Nick Sibilla of the Institute for Justice, the libertarian public interest firm that litigated Kelo v. City of New London and many other property rights cases, has a good op ed in Forbes on the need for reform measures to curb federal funding of abusive condemnations by state and local governments:
Eight years ago, the U.S. Supreme Court ruled the city of New London, Conn., could use the power of eminent domain to seize an entire neighborhood…. The city justified this as a “public use” by claiming the development might increase tax revenue and jobs.
Americans were—and still are—outraged by this decision. Since Kelo v. New London, 44 states have passed some type of eminent domain reform…..
Despite this well-deserved backlash to the Supreme Court, eminent domain abuse still festers. Six states have failed to pass any type of reform….
Meanwhile, in states that have reformed eminent domain laws, municipal governments and developers have exploited loopholes. For example, some of these reforms still allow seizing property that has been declared “blighted.” Unsurprisingly, blight can be very broadly defined….
While many redevelopment projects are funded through state and local measures, federal grants are still being used to fund eminent domain abuse. Cedar Rapids, Iowa, received a $35 million grant from the Department of Commerce’s Economic Development Administration (EDA) to seize a hotel for a new convention center. At the time, it was the “largest discretionary grant” ever doled out by the EDA. In fact, that same bureaucracy was also responsible for granting $2 million to the redevelopment project that threatened Susette Kelo’s little pink house….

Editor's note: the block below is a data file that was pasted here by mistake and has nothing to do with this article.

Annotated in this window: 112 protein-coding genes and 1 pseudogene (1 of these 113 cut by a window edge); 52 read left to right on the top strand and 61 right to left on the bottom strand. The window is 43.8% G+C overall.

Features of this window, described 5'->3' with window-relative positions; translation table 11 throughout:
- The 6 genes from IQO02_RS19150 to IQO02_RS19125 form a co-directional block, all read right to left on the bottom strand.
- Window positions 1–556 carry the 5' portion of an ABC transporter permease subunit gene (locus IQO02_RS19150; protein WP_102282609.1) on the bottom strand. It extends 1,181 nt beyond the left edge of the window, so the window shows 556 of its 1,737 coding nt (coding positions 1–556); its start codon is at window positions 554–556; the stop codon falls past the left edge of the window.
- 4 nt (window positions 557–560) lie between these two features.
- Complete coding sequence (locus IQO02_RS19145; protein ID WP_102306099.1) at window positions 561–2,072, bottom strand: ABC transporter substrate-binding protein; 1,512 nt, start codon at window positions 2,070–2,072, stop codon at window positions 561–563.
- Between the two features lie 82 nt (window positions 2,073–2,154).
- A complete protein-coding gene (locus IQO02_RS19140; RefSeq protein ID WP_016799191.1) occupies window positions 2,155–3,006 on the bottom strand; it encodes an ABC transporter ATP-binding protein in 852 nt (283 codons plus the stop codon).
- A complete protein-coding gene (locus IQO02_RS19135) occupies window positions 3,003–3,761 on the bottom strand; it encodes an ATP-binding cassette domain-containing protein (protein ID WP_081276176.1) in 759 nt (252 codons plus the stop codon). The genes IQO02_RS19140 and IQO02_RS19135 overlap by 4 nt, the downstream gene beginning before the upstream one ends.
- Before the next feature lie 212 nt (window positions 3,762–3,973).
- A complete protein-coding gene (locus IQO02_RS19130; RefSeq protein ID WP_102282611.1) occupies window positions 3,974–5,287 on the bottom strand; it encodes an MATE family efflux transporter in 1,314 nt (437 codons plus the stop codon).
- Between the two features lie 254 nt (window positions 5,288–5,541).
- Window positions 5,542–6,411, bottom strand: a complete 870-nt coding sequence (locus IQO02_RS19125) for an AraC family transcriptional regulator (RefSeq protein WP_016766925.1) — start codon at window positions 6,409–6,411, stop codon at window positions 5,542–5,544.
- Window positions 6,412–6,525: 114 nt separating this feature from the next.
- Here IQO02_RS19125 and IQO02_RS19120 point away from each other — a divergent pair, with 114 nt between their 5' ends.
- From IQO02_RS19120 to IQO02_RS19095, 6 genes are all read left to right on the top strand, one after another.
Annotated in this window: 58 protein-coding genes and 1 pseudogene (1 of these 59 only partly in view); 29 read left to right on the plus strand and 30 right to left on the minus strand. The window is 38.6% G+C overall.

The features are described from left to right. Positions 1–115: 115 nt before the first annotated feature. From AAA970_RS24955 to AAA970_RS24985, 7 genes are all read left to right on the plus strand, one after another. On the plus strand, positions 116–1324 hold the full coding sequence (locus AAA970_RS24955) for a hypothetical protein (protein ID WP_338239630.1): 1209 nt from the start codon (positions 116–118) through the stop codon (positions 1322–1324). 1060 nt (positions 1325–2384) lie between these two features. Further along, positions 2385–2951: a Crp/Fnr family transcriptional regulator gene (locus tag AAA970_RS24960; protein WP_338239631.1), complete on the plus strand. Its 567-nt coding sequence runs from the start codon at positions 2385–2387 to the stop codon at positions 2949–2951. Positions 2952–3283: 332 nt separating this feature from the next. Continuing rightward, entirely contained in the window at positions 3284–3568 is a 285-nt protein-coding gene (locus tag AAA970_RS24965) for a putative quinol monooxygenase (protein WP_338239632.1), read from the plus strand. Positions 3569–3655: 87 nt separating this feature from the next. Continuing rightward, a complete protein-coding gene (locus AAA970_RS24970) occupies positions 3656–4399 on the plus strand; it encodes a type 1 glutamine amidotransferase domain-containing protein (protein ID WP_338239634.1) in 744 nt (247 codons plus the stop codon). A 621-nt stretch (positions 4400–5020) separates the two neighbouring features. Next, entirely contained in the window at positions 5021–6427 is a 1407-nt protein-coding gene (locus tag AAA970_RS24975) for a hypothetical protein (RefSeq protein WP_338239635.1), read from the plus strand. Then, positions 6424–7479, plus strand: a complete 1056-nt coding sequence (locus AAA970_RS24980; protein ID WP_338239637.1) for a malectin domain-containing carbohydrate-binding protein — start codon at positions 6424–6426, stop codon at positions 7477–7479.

To that end, Congressman Jim Sensenbrenner (R-WI) has reintroduced the Private Property Rights Protection Act, which was recently passed by the House Judiciary Committee. If the act passes, a state or political subdivision that exercises eminent domain for economic development would be cut off from receiving federal economic grants for two years….
The Private Property Rights Protection Act has been backed by the NAACP, while opposition to eminent domain for private gain has united the Farm Bureau, the Mexican American Legal Defense and Educational Fund, and the National Federation of Independent Business.
As I explained in this post, the Private Property Rights Protection Act has languished in Congress for eight years, despite strong public support for eminent domain reform, and backing from a wide range of groups representing racial minorities and small businesses. In this article, I catalogue the many states where post-Kelo eminent domain reform has been vitiated by broad definitions of “blight” and other deliberately inserted loopholes. Even if it passes, the PRPA would not completely end abusive takings. But it would reduce their incidence them by denying them federal funding.
In addition to victimizing poor and politically weak property owners, “economic development” takings of the kind upheld in Kelo often end up destroying more development than they ever create. As Sibilla points out, the Kelo site itself is a dramatic example of this problem.
CONFLICT OF INTEREST WATCH: I have worked with the Institute for Justice on a number of property rights cases, including writing several pro bono amicus briefs on their behalf.
UPDATE: In this 2011 article, I discuss why some of the standard benefits of federalism and political decentralization do not apply when state and local government condemn or otherwise burden immobile property. But you don’t have to agree with all of the points I make there in order to recognize that the federal government should at least refrain from subsidizing economic development takings, even if it should not actually ban them outright.
UPDATE #2: In the original version of this post, I accidentally misspelled Nick Sibilla’s last name. The mistake has now been corrected.